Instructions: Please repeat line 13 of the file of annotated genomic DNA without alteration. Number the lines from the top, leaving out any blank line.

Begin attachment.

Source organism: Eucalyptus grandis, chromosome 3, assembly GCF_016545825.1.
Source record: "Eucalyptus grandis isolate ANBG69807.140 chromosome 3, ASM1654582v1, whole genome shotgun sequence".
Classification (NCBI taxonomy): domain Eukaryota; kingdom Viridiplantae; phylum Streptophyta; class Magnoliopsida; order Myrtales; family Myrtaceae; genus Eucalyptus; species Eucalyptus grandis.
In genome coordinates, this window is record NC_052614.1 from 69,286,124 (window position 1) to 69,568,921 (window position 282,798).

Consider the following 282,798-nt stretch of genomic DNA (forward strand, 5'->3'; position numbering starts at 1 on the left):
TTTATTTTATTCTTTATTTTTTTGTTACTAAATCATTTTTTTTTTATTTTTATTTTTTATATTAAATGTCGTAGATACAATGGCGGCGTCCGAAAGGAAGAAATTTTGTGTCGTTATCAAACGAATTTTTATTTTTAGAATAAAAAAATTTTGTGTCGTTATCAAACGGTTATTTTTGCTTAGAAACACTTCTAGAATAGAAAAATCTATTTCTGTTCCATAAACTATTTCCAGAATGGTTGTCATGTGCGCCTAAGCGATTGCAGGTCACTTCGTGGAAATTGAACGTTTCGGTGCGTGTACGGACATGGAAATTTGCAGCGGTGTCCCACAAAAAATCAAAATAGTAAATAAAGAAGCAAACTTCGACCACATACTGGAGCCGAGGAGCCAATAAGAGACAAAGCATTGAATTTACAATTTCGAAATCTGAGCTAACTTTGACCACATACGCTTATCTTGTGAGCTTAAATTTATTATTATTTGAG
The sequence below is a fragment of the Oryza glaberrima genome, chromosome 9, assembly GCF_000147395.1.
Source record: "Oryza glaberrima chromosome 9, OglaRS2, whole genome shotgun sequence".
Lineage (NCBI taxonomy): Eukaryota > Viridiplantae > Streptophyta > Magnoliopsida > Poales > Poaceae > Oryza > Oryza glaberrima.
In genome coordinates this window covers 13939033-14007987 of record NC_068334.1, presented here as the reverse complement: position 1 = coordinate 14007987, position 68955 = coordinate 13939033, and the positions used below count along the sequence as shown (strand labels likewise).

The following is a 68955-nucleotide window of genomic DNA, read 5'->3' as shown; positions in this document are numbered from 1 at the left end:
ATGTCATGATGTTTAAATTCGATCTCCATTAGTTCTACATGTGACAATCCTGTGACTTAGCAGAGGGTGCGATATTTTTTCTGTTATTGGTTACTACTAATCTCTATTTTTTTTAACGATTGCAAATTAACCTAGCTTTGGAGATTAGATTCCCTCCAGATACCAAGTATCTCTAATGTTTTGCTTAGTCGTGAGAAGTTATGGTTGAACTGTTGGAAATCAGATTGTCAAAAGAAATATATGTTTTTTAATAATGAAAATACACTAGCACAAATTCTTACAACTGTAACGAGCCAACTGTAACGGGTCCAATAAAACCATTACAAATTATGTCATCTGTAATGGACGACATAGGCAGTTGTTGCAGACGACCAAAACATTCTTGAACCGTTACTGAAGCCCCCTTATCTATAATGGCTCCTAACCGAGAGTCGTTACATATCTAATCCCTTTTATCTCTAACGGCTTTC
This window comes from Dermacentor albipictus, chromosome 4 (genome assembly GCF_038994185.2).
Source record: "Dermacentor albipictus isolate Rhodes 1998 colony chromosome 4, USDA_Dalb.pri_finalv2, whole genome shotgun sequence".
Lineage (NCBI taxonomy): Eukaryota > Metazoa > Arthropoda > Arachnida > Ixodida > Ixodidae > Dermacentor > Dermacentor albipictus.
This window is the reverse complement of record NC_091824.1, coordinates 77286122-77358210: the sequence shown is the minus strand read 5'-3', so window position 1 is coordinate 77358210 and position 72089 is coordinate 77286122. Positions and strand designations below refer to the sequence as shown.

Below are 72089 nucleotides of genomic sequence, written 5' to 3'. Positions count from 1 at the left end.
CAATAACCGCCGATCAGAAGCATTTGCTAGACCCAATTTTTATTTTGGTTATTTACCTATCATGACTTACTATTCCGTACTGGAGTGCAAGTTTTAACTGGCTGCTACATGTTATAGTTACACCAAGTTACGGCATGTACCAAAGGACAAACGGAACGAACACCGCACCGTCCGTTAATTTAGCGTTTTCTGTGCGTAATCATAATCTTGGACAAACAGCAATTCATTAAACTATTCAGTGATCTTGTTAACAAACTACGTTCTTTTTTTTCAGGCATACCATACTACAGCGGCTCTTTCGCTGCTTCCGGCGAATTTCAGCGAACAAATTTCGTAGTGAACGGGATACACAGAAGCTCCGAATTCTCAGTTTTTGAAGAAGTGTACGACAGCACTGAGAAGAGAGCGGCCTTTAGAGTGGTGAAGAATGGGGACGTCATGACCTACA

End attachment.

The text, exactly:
This window comes from Dermacentor albipictus, chromosome 4 (genome assembly GCF_038994185.2).